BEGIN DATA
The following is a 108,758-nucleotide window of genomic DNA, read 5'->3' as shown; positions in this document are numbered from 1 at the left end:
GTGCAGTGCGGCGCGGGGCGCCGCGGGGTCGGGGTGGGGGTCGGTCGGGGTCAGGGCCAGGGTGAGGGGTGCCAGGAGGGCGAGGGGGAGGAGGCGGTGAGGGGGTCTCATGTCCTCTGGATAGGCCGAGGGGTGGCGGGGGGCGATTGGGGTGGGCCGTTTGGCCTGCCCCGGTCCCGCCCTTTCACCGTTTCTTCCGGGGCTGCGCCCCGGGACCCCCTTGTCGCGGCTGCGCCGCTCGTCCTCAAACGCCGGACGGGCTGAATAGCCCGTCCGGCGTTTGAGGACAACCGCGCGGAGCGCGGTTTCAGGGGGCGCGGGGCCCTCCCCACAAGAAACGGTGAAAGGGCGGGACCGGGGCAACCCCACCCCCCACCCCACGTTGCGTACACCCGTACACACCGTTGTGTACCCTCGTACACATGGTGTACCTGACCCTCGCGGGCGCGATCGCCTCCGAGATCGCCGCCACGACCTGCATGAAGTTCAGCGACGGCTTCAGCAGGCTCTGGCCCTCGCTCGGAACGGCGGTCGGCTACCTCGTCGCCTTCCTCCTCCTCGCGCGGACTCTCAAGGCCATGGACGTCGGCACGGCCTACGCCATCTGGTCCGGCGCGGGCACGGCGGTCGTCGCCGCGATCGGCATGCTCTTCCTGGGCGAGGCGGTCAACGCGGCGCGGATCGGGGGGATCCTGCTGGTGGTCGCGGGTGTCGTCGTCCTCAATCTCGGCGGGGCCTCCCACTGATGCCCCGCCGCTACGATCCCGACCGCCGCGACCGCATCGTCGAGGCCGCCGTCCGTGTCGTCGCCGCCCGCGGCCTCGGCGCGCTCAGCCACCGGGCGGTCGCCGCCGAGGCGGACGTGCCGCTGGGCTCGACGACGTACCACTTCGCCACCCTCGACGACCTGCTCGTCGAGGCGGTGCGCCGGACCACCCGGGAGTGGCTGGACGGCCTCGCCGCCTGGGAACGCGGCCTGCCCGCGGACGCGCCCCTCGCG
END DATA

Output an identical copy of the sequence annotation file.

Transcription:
The following is a 108,758-nucleotide window of genomic DNA, read 5'->3' as shown; positions in this document are numbered from 1 at the left end:
GTGCAGTGCGGCGCGGGGCGCCGCGGGGTCGGGGTGGGGGTCGGTCGGGGTCAGGGCCAGGGTGAGGGGTGCCAGGAGGGCGAGGGGGAGGAGGCGGTGAGGGGGTCTCATGTCCTCTGGATAGGCCGAGGGGTGGCGGGGGGCGATTGGGGTGGGCCGTTTGGCCTGCCCCGGTCCCGCCCTTTCACCGTTTCTTCCGGGGCTGCGCCCCGGGACCCCCTTGTCGCGGCTGCGCCGCTCGTCCTCAAACGCCGGACGGGCTGAATAGCCCGTCCGGCGTTTGAGGACAACCGCGCGGAGCGCGGTTTCAGGGGGCGCGGGGCCCTCCCCACAAGAAACGGTGAAAGGGCGGGACCGGGGCAACCCCACCCCCCACCCCACGTTGCGTACACCCGTACACACCGTTGTGTACCCTCGTACACATGGTGTACCTGACCCTCGCGGGCGCGATCGCCTCCGAGATCGCCGCCACGACCTGCATGAAGTTCAGCGACGGCTTCAGCAGGCTCTGGCCCTCGCTCGGAACGGCGGTCGGCTACCTCGTCGCCTTCCTCCTCCTCGCGCGGACTCTCAAGGCCATGGACGTCGGCACGGCCTACGCCATCTGGTCCGGCGCGGGCACGGCGGTCGTCGCCGCGATCGGCATGCTCTTCCTGGGCGAGGCGGTCAACGCGGCGCGGATCGGGGGGATCCTGCTGGTGGTCGCGGGTGTCGTCGTCCTCAATCTCGGCGGGGCCTCCCACTGATGCCCCGCCGCTACGATCCCGACCGCCGCGACCGCATCGTCGAGGCCGCCGTCCGTGTCGTCGCCGCCCGCGGCCTCGGCGCGCTCAGCCACCGGGCGGTCGCCGCCGAGGCGGACGTGCCGCTGGGCTCGACGACGTACCACTTCGCCACCCTCGACGACCTGCTCGTCGAGGCGGTGCGCCGGACCACCCGGGAGTGGCTGGACGGCCTCGCCGCCTGGGAACGCGGCCTGCCCGCGGACGCGCCCCTCGCG